While the United States and many other countries flirt with the idea of raising barriers to trade, our enlightened neighbor to the south has a more promising response to the global economic contraction.
On January 2, the Calderon administration initiated a plan (discussed here; HT to Scott Lincicome) to unilaterally reduce tariff rates on about 70 percent of the items on its tariff schedule. Those 8,000 items comprising 20 different industrial sectors accounted for about half of all Mexican import value in 2007. When the final phase of the plan is implemented on January 1, 2013, the average industrial tariff rate in Mexico will have fallen from 10.4% to 4.3%.
The objectives of the plan are to reduce business operating costs, attract and retain foreign investment, raise business productivity, and provide consumers a greater variety and better quality of goods and services at competitive prices. Perhaps our free trade advocacy is having a positive impact on public policy after all. I suspect those objectives are very well served by the plan.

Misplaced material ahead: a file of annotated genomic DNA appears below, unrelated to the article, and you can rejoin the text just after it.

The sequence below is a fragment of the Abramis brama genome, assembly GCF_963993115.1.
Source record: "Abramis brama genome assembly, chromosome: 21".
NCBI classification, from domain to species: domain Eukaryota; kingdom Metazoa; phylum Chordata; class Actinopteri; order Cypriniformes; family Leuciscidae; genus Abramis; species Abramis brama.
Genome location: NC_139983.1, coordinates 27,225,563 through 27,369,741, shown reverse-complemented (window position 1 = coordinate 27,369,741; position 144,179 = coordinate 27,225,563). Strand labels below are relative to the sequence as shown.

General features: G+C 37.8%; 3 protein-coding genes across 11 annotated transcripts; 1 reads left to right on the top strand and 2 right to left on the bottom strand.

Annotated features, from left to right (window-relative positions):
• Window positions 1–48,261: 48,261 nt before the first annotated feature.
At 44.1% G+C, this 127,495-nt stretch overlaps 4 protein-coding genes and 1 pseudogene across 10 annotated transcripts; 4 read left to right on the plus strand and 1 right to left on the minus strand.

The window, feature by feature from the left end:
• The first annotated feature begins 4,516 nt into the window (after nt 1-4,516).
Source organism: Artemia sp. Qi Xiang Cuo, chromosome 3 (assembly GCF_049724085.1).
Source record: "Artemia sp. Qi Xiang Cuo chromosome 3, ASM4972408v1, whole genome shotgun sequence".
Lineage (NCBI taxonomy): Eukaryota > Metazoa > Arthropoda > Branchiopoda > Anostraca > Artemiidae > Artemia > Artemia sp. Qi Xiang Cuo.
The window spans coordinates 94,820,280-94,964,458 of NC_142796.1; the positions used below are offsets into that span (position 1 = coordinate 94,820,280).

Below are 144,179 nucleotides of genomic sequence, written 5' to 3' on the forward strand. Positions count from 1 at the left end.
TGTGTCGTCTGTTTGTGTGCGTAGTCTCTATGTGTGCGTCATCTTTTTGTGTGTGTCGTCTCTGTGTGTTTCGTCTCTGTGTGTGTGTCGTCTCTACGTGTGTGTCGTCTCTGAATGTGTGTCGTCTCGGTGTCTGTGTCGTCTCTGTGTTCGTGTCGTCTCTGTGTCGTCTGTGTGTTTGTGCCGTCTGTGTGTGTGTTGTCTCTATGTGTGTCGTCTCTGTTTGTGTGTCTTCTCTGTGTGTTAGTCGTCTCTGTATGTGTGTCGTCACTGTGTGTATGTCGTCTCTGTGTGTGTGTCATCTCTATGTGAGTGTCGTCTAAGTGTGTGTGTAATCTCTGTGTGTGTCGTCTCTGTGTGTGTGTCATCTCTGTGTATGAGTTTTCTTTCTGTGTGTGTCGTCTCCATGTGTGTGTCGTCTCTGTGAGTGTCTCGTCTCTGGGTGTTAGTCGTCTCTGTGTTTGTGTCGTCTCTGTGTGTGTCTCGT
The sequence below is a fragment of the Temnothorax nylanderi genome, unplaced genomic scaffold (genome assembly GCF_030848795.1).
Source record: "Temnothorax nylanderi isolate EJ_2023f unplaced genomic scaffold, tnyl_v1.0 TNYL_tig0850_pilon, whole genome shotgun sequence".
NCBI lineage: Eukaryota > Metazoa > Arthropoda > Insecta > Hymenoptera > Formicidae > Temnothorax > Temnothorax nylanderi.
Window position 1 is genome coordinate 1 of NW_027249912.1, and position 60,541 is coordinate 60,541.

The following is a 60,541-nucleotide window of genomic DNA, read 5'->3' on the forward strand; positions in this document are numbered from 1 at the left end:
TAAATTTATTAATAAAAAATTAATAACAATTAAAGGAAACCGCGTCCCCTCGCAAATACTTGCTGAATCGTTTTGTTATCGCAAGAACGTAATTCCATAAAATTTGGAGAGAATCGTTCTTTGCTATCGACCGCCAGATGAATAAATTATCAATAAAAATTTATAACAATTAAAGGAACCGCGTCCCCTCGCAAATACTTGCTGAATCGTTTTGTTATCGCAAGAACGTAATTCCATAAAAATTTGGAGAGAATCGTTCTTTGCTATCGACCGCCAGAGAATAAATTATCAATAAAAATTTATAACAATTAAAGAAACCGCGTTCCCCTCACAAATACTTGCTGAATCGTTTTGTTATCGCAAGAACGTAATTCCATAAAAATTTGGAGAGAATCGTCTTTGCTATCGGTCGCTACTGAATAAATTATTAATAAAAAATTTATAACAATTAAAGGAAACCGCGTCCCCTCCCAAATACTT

Mexico is no stranger to unilateral trade liberalization—so they’re not just grasping at straws here. This is a tried and true approach to economic growth in Mexico and throughout the world. Many of the reforms Mexico agreed to in the North American Free Trade Agreement were already undertaken before the NAFTA went into effect in 1994. They were undertaken with the same objectives in mind. So, Mexico has some experience and credibility on the issue of the benefits of unilateral trade liberalization.
Let’s hope the rest of the world is watching, if not waiting in the wings.